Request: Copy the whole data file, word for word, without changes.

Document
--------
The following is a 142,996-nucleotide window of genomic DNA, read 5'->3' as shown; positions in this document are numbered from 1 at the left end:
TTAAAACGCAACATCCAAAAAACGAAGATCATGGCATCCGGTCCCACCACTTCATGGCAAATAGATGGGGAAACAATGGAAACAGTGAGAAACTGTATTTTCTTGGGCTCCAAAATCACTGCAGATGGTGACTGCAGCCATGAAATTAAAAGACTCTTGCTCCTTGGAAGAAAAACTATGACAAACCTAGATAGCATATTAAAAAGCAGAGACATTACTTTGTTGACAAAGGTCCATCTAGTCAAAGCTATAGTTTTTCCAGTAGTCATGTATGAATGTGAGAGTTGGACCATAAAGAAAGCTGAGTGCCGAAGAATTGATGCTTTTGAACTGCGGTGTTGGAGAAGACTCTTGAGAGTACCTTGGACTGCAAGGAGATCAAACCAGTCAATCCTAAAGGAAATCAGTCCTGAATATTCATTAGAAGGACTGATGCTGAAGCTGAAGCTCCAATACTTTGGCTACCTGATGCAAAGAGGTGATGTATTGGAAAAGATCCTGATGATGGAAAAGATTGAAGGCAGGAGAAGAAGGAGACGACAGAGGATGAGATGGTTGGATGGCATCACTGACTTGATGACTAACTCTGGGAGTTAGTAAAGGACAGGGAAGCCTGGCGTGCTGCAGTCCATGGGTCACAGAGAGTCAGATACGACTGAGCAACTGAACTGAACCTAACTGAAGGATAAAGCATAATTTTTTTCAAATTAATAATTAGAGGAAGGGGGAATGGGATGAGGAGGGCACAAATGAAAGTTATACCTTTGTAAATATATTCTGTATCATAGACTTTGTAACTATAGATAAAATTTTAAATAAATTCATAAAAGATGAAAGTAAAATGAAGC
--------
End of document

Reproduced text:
The following is a 142,996-nucleotide window of genomic DNA, read 5'->3' as shown; positions in this document are numbered from 1 at the left end:
TTAAAACGCAACATCCAAAAAACGAAGATCATGGCATCCGGTCCCACCACTTCATGGCAAATAGATGGGGAAACAATGGAAACAGTGAGAAACTGTATTTTCTTGGGCTCCAAAATCACTGCAGATGGTGACTGCAGCCATGAAATTAAAAGACTCTTGCTCCTTGGAAGAAAAACTATGACAAACCTAGATAGCATATTAAAAAGCAGAGACATTACTTTGTTGACAAAGGTCCATCTAGTCAAAGCTATAGTTTTTCCAGTAGTCATGTATGAATGTGAGAGTTGGACCATAAAGAAAGCTGAGTGCCGAAGAATTGATGCTTTTGAACTGCGGTGTTGGAGAAGACTCTTGAGAGTACCTTGGACTGCAAGGAGATCAAACCAGTCAATCCTAAAGGAAATCAGTCCTGAATATTCATTAGAAGGACTGATGCTGAAGCTGAAGCTCCAATACTTTGGCTACCTGATGCAAAGAGGTGATGTATTGGAAAAGATCCTGATGATGGAAAAGATTGAAGGCAGGAGAAGAAGGAGACGACAGAGGATGAGATGGTTGGATGGCATCACTGACTTGATGACTAACTCTGGGAGTTAGTAAAGGACAGGGAAGCCTGGCGTGCTGCAGTCCATGGGTCACAGAGAGTCAGATACGACTGAGCAACTGAACTGAACCTAACTGAAGGATAAAGCATAATTTTTTTCAAATTAATAATTAGAGGAAGGGGGAATGGGATGAGGAGGGCACAAATGAAAGTTATACCTTTGTAAATATATTCTGTATCATAGACTTTGTAACTATAGATAAAATTTTAAATAAATTCATAAAAGATGAAAGTAAAATGAAGC